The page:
The Airborne and Special Operations Museum (ASOM) held its annual community event for National Airborne Day Aug. 18. It was an opportunity for service members to celebrate their heritage and for civilians in the community to learn about the Airborne.

A lot of the attendees were previous or current service members or had Family who served.

Don Bertino, 94 years old, served in World War II and Korea. He’s been a volunteer at the ASOM since 2007 and hopes to retire soon. He spends a lot of time talking to people about his experiences, particularly in World War II.

Vincent Sittnick, an original member of the 82nd Airborne Division Chorus, approached the new chorus for the first time.

“They are so professional now; it’s just astounding,” he said. “It’s been a real pleasure for me to come back here.”

Dane Coffman stood dressed in a World War I uniform by the first table display in the museum’s new 100 years exhibit. It was a tribute to his grandfather, Ralph Coffman, who served in World War I. He called his exhibit “A Ring, a Razor, and a Pipe,” after some of his grandfather’s items that were passed on.

On the pipe, his grandfather had carved names of European towns he had been to, still perfectly legible. Coffman had a book of postcards his grandfather had sent home. One hundred years later, Coffman traveled to those places and took his own pictures. Now, they lay side-by-side on the table.

His grandfather was in the same unit as Alvin York, one of the most decorated Army Soldiers of World War I. One of the only stories his grandfather, an Army barber, told him was of cutting York’s hair.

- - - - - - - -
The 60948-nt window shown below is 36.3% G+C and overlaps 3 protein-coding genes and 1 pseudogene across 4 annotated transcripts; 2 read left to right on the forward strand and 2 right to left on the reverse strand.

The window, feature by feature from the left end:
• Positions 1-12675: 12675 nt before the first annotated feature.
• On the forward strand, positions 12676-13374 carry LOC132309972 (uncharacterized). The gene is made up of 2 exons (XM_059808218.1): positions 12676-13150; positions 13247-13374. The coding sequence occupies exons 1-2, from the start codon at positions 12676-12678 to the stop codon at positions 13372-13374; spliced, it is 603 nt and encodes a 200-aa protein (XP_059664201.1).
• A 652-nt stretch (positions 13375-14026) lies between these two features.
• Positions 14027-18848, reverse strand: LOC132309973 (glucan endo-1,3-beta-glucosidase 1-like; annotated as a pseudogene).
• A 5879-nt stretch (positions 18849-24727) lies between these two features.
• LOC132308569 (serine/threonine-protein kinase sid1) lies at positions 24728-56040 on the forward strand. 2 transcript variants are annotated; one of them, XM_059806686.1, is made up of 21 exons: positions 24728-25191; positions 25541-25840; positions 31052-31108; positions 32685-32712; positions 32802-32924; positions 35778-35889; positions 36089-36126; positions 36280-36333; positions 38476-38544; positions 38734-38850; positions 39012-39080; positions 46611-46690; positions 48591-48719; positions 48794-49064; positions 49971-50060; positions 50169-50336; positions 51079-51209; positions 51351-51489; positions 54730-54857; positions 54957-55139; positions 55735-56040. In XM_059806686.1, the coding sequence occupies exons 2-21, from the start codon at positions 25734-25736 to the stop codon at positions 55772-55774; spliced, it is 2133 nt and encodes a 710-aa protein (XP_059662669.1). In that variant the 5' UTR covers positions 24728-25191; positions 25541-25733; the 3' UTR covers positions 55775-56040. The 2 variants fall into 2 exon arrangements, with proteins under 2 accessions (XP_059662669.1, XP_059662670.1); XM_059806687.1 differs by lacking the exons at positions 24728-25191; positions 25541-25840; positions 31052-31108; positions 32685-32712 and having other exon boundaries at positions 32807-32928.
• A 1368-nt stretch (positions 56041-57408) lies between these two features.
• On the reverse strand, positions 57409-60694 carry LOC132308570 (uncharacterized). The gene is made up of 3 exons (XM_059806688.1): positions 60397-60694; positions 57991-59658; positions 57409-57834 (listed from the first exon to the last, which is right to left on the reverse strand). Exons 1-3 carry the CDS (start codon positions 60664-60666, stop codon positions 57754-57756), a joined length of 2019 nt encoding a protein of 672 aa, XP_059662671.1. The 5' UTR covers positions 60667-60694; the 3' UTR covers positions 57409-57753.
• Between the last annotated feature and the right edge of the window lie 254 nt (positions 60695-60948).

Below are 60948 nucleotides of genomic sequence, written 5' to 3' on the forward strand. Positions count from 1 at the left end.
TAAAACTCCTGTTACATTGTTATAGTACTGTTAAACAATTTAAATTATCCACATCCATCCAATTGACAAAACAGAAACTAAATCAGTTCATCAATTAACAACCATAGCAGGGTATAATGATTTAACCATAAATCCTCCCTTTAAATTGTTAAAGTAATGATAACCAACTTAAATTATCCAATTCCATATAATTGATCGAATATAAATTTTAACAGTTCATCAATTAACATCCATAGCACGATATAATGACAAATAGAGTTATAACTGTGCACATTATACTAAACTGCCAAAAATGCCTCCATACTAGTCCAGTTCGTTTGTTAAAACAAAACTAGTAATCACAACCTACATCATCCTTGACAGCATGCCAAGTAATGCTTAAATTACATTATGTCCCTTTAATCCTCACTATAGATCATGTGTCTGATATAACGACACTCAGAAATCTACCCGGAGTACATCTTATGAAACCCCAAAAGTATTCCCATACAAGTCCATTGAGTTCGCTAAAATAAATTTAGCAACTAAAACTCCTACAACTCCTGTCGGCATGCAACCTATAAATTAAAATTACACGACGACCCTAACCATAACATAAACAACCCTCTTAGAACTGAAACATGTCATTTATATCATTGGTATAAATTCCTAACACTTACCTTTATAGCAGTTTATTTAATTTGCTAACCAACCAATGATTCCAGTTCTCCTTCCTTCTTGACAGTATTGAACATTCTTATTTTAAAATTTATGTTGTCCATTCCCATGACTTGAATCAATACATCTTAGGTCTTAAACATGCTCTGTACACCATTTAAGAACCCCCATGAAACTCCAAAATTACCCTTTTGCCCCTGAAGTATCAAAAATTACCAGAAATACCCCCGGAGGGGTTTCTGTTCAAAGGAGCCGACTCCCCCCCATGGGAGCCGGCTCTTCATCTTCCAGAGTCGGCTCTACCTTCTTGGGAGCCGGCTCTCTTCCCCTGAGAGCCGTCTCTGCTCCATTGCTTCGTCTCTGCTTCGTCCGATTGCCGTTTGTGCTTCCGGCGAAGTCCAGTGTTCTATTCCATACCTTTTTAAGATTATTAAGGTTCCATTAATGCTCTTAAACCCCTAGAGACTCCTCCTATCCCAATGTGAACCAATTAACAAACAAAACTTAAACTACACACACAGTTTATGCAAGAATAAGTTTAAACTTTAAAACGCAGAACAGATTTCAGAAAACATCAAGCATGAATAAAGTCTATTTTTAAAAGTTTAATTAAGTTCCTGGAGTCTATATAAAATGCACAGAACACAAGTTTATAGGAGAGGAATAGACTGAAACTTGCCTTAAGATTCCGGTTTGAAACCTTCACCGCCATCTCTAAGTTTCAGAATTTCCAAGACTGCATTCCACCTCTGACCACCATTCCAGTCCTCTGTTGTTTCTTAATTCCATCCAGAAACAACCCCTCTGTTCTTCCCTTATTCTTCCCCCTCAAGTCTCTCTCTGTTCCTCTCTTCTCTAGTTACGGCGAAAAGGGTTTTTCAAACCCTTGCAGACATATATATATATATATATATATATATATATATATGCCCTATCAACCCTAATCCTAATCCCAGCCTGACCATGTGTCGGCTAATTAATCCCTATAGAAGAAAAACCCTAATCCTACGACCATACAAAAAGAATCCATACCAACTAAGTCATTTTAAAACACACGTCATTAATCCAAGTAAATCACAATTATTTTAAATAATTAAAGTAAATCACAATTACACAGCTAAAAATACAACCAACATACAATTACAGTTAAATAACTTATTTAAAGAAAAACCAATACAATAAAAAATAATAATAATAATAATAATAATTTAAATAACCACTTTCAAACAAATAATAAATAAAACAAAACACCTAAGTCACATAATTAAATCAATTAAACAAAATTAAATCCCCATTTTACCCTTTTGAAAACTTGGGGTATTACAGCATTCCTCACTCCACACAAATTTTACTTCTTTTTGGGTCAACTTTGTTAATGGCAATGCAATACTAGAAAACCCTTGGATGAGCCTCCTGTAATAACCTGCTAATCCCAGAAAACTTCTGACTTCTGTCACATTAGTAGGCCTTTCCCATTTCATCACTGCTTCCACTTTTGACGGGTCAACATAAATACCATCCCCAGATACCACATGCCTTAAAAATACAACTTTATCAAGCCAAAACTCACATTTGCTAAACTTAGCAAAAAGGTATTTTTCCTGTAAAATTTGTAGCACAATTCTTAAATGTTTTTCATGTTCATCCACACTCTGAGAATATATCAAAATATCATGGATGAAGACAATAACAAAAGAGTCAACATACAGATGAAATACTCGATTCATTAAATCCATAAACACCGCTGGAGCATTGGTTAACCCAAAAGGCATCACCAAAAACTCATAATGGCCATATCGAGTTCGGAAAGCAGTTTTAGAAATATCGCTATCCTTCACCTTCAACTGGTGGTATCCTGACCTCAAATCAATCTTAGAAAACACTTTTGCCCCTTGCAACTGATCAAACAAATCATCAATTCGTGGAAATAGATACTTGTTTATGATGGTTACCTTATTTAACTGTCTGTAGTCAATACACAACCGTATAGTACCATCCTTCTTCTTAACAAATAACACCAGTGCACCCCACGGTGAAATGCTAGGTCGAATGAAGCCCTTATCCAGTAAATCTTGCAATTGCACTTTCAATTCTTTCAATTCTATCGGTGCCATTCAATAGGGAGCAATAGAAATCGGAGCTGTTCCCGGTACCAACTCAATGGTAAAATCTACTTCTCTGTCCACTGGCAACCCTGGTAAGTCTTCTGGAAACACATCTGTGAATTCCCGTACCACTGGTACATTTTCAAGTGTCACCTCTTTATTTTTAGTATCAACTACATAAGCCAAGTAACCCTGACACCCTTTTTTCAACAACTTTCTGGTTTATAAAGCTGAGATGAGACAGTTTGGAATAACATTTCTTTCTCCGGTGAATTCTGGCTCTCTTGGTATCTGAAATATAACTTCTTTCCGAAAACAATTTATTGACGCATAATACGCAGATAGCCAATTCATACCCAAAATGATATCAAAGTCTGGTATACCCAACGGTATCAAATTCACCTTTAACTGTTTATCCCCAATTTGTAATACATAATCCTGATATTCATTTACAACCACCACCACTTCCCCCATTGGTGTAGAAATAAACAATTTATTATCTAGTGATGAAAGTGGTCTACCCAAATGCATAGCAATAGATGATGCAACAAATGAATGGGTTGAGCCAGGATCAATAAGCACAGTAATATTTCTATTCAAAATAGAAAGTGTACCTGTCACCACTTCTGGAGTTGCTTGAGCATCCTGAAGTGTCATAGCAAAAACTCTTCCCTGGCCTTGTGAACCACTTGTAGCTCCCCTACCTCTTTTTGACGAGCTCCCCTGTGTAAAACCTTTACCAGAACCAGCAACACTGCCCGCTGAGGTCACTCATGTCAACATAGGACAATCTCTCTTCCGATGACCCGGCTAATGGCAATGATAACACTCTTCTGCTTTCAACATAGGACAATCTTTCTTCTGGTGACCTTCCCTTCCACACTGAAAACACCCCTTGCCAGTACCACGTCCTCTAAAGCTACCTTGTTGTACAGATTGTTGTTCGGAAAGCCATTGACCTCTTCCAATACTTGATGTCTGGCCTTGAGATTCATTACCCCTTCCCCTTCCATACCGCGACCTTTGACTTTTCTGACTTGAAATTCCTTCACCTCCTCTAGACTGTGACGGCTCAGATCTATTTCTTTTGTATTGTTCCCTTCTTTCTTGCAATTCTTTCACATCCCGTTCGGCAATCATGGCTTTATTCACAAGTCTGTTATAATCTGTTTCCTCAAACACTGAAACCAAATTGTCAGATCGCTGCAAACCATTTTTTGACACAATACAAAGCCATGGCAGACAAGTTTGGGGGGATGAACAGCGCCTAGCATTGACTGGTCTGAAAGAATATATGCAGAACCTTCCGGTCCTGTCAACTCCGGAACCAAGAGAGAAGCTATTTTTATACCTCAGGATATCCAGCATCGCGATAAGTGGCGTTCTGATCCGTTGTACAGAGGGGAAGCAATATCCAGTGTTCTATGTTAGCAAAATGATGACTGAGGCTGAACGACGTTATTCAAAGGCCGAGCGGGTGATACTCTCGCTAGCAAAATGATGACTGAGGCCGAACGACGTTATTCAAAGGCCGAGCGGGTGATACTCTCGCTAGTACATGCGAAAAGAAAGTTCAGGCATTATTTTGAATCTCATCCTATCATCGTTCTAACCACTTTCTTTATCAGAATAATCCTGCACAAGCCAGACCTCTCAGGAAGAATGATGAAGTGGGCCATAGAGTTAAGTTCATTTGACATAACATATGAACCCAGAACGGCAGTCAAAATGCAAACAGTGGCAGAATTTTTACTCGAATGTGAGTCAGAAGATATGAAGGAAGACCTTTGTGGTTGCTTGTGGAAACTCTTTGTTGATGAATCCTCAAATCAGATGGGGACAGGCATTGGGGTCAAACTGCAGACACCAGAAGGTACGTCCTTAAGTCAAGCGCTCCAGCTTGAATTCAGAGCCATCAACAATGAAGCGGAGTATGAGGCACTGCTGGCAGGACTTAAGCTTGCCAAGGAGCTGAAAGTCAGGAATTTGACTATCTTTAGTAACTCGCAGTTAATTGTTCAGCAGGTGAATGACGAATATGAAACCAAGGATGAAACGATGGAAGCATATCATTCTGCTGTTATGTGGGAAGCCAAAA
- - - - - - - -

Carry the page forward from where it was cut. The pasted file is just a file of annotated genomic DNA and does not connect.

Deanna Thomas and her son Michael Brown stood near a World War II display in the museum. It was her first time there, but not her son’s. He pointed to the display and mentioned his great-grandfather.

Thomas’ grandfather was a Soldier in World War II, was captured and spent a year as a prisoner of war (POW).

The exhibit stirred her emotions. “I don’t know what my grandpa went through,” she said.

It wasn’t until the last year of his life that he mentioned his time as a POW. He didn’t often talk about the war. The few details he told her included that he was given crackers and cigarettes as a prisoner, that he was released “out of nowhere.” Still, those few details helped her understand the person he’d become.

“He was a very stoic person,” she said. “I never understood why he was the way he was until then.”

For those unfamiliar with the Army, Soldiers demonstrated jumpmaster commands, showed kids how to fire a MK 19 40mm Machine Gun on a High Mobility Multi-purpose Wheeled Vehicle (HMMWV), and showcased the weapons the Army uses, from heavy, anti-armor weapons to everyday rifles.